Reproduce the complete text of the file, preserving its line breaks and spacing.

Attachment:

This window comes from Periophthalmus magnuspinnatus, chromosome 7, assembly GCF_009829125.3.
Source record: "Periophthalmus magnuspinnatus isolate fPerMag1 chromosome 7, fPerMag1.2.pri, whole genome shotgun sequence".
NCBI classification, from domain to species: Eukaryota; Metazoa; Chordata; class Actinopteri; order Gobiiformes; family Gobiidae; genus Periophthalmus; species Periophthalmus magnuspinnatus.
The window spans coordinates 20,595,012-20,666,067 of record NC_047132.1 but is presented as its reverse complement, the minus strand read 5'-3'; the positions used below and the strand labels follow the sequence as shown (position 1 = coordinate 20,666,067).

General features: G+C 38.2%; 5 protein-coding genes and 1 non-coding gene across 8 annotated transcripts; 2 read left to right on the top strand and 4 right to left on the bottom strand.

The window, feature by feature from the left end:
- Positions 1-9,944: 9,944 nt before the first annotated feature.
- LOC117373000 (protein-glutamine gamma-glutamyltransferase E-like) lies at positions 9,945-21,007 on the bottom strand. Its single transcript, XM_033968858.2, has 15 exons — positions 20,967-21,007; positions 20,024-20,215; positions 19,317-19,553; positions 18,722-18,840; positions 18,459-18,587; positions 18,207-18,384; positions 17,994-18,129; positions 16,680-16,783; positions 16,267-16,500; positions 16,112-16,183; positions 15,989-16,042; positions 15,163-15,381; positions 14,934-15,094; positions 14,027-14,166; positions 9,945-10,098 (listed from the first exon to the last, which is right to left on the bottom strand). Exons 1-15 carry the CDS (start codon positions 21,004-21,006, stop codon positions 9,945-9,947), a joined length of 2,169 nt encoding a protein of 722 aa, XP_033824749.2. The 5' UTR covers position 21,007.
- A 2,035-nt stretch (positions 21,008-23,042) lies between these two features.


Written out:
This window comes from Periophthalmus magnuspinnatus, chromosome 7, assembly GCF_009829125.3.
Source record: "Periophthalmus magnuspinnatus isolate fPerMag1 chromosome 7, fPerMag1.2.pri, whole genome shotgun sequence".
NCBI classification, from domain to species: Eukaryota; Metazoa; Chordata; class Actinopteri; order Gobiiformes; family Gobiidae; genus Periophthalmus; species Periophthalmus magnuspinnatus.
The window spans coordinates 20,595,012-20,666,067 of record NC_047132.1 but is presented as its reverse complement, the minus strand read 5'-3'; the positions used below and the strand labels follow the sequence as shown (position 1 = coordinate 20,666,067).

General features: G+C 38.2%; 5 protein-coding genes and 1 non-coding gene across 8 annotated transcripts; 2 read left to right on the top strand and 4 right to left on the bottom strand.

The window, feature by feature from the left end:
- Positions 1-9,944: 9,944 nt before the first annotated feature.
- LOC117373000 (protein-glutamine gamma-glutamyltransferase E-like) lies at positions 9,945-21,007 on the bottom strand. Its single transcript, XM_033968858.2, has 15 exons — positions 20,967-21,007; positions 20,024-20,215; positions 19,317-19,553; positions 18,722-18,840; positions 18,459-18,587; positions 18,207-18,384; positions 17,994-18,129; positions 16,680-16,783; positions 16,267-16,500; positions 16,112-16,183; positions 15,989-16,042; positions 15,163-15,381; positions 14,934-15,094; positions 14,027-14,166; positions 9,945-10,098 (listed from the first exon to the last, which is right to left on the bottom strand). Exons 1-15 carry the CDS (start codon positions 21,004-21,006, stop codon positions 9,945-9,947), a joined length of 2,169 nt encoding a protein of 722 aa, XP_033824749.2. The 5' UTR covers position 21,007.
- A 2,035-nt stretch (positions 21,008-23,042) lies between these two features.